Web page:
If Lifetime hopes to continue its ratings climb and refresh its image to match its new front office, this original film isn’t going to help matters much. If anything, “What if God Were the Sun?” is exactly the kind of movie that often makes the net a punchline for chick flick jokes.
When based on the right material, Lifetime has proven its movies can deliver the goods. This pic, based on TV psychic John Edward’s novel of posthumous family relationships, has a plot about as solid as the ghostly apparitions with whom he supposedly converses. Not that paranormal activity is anything to scoff at — tales of the afterlife have made for some compelling movies, and viewers have shown a distinct fascination with the subject. But it’s almost as if director Stephen Tolkin and scribes Janet Dulin Jones and Jamie Pachino want viewers to believe that if you don’t have a connection with your departed loved ones, then something is wrong.
Lacey Chabert, a poor man’s Jennifer Love Hewitt, stars as Jamie Spagnoletti, who is less Ghost Whisperer than Ghost Shrieker. As a harried ER nurse who is also trying to plan her own wedding, her life skills seem maxed out by seating chart arrangements.
When her policeman father dies in the ER room right next to where she’s working on an elderly female patient, Jamie loses a lot more than her composure. Mainly, she’s mad at herself for wasting time and energy on saving the old woman when she could have made amends with her estranged father. So much for bedside manner.
Still, she throws herself into settling her father’s affairs, as well as the wedding planning, with frenetic determination. Jamie’s grief, however, quickly spirals into borderline medical incompetence amid some cringe-worthy overacting by Chabert. She’s soon kicked out of the ER and sent to work in long-term care.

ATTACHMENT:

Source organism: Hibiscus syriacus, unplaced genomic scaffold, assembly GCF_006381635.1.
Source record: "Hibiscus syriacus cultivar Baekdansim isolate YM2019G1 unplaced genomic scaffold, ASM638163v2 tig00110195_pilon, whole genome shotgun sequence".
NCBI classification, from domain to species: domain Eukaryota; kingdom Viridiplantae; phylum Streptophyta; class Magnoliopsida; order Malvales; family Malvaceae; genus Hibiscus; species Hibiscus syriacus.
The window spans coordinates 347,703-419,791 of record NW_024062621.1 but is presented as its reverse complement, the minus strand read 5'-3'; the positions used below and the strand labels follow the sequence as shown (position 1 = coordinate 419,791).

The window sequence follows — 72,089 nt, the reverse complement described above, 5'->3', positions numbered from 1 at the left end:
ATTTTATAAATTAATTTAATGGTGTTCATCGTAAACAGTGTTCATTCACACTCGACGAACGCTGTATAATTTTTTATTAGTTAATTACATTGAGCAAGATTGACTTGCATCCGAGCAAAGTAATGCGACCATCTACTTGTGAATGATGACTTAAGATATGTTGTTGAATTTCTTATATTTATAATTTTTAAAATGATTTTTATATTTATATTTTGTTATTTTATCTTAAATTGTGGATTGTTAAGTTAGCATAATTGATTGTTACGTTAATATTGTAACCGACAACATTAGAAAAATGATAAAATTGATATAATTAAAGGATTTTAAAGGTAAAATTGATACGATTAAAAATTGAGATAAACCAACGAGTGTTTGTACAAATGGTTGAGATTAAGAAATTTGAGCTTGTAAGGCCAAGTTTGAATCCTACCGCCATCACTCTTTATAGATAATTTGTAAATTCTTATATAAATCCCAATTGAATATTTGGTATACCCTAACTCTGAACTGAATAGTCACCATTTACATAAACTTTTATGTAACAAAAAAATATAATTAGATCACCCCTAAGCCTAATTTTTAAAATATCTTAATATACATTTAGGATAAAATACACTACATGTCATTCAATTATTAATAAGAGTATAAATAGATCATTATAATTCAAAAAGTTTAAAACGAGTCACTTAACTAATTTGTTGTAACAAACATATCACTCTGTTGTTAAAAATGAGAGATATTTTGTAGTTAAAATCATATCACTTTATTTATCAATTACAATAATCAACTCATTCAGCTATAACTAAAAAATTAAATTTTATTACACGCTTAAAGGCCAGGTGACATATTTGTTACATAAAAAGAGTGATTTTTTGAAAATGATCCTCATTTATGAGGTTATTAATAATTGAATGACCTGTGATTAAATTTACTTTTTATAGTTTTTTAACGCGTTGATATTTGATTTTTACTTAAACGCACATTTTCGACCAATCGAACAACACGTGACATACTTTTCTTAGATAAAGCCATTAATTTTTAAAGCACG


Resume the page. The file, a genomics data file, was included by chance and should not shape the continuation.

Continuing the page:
There, she meets the feisty Mrs. Eisenbloom (Gena Rowlands), an advanced cancer patient in search of a home nurse. Eisenbloom’s daughter Rachel (Sarah Rafferty) is at odds with her mom because she’s given up the thought of more aggressive treatment. Rachel isn’t ready to let go of her mother, while Jamie doesn’t seem to care much about anyone.
Jamie’s made such a shambles of her own life, postponing the wedding and embarrassing herself at the hospital, that she accepts the home nursing gig — but not Mrs. Eisenbloom’s plucky outlook on life and death.
Turns out Jamie is a tough nut to crack sentimentally. When Mrs. Eisenbloom tries to explain to Jamie her thoughts of life after death, Jamie tells her, “You’re just saying that because you’re dying and you want it to be true.” Ouch.
Rowlands is easily the best thing about the pic, and faces its many challenges, including cliches and colossally bad dialogue, with her reputation fairly unscathed.
Why is it, though, that a zest for life is the cinematic equivalent of a kooky hat collection? Ultimately even Rowland’s presence can’t save the film from its own overwrought emotions and preposterous posthumous allusions. Perhaps the dead are always with us, but they would surely be grateful to miss this one.